After taking a brief look at the boys, I popped out of the car, and so did the attractive, middle-aged Asian woman who bashed us.
"Oh my gosh," she said, arms flailing. "I'm so sorry. I'm so sorry. Sun so bright. I'm so sorry."
The sun excuse was just plain silly, but we were unharmed and the spectacular J-Team van also looked perfect. Well, "perfect" is a bit of a stretch with 108K miles and nearly seven years of boys, but it definitely didn't look any different than it had five minutes before.
"It's okay," I said. "Please do not worry about it."
But then she saw the boys in the van, and went from upset to nearly hysterical.
"Oh and you have children, I am so sorry. So so sorry."
At this point I didn't know what to do so I hugged her. "Please do not worry," I said, patting her back. "They are fine. Really."
Finally, she got back in her spiffy car, and I climbed back into the van and was greeted with bewilderment from Nate. "Mom, why did you hug her?" The hugging did not compute in his supremely logical little mind. What ensued was a very sweet conversation about grace and mercy.
But it made me think about another fender bender from years ago. I think I was seventeen, but I may have been sixteen. I was driving a cute little Mazda RX7, which I have no idea how I scored. My brother, Craig, was the advocate in me getting it. But it was in my possession for only a few hours before some lady took a left turn way too tight and smashed me while I was literally stopped at a light. And although many of the details are blurry after all these years, I think this woman probably apologized too. I do remember that she wet herself over the accident. Yes, that pitiful detail is still vivid. I am ashamed, horribly ashamed, that I didn't feel one bit sorry for her. I was furious that my cute little car was smashed up, aghast that someone could be that careless, and ticked that I was being terribly inconvenienced. Whatever an anti-hug looks like, that's what I gave her.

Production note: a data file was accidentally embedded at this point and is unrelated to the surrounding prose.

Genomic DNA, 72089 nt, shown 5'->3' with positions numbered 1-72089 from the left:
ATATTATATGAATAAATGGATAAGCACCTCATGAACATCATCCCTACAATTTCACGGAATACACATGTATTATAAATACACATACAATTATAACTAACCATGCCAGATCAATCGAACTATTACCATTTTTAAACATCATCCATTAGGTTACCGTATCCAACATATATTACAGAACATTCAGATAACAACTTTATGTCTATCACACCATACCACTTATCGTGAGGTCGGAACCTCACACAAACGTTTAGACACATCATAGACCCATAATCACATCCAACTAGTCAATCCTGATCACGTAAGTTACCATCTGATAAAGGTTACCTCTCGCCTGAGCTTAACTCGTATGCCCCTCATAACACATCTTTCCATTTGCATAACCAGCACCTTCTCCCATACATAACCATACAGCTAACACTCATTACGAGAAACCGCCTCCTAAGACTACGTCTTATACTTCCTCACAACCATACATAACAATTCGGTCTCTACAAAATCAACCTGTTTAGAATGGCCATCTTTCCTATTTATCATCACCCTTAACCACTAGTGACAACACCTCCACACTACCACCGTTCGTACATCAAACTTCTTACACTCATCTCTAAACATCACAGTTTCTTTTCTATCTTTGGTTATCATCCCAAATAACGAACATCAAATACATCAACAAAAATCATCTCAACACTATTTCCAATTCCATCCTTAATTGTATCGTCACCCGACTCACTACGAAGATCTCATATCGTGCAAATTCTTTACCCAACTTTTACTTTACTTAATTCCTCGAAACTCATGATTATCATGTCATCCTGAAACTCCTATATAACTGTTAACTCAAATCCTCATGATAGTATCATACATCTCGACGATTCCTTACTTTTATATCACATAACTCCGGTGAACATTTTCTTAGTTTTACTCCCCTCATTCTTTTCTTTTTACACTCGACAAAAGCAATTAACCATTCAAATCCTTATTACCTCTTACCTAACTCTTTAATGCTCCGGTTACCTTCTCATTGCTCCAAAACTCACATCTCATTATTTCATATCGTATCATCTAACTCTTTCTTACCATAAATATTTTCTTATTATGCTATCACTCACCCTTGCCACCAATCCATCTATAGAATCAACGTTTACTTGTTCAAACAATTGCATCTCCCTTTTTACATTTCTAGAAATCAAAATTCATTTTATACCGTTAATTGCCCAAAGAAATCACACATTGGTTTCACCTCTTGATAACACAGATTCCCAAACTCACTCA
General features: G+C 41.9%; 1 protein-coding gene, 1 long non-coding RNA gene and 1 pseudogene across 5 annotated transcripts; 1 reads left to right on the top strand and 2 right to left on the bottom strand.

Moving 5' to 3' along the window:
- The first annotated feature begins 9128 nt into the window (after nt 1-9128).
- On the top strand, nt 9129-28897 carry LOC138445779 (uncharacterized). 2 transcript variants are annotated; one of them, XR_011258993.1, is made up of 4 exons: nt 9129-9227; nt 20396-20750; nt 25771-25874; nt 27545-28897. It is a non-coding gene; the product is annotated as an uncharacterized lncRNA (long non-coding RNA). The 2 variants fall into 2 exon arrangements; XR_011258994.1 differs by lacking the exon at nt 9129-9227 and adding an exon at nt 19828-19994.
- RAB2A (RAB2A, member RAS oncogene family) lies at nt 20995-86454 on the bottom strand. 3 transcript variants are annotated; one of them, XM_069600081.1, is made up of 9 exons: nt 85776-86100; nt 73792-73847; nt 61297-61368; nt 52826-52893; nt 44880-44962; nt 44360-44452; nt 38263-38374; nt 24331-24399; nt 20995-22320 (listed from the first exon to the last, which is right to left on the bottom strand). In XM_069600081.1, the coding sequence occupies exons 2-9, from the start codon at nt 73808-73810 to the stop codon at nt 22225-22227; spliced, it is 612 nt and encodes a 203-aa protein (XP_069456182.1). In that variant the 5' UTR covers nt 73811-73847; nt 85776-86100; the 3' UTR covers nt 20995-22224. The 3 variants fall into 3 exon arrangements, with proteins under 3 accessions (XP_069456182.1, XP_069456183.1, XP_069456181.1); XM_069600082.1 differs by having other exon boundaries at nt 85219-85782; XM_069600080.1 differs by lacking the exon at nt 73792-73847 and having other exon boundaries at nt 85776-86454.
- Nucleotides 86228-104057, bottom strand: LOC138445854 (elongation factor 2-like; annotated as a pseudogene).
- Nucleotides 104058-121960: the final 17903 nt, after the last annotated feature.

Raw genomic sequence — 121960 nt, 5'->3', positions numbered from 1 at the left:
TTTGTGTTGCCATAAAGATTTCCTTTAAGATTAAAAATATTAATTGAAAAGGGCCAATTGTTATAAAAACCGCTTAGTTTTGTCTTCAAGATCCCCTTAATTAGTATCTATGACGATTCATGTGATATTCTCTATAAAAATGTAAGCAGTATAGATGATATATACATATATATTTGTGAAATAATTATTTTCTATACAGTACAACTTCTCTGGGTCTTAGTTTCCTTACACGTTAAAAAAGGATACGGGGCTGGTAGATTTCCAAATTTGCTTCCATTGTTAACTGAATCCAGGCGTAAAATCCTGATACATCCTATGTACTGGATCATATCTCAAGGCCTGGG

Yes, I was a mere child, and yes, there was actual damage, but maturity and severity have little to do with the difference in my reaction. You see I am a completely different person now, and I have a completely different heart. I may have claimed Jesus as my Savior as a little girl, but I did almost nothing to pursue him as my Lord. And my heart of stone wasn't softened by a mere confession of faith. It remained cold and hard until the Holy Spirit, through the relationship of knowing Him and loving Him, started to melt my pride and purify my emotions. Of course, I am only a work in progress, clinging with white knuckles to the promise that He who began a good work will carry it on to completion. (Philippians 1:6). But I am encouraged that I do see some progress, at least in the realm of minor traffic accidents. And shouldn't we all see progress in many areas of our lives? This week may we ask ourselves this most important question: In what ways, in what areas, am I becoming more and more like my Savior?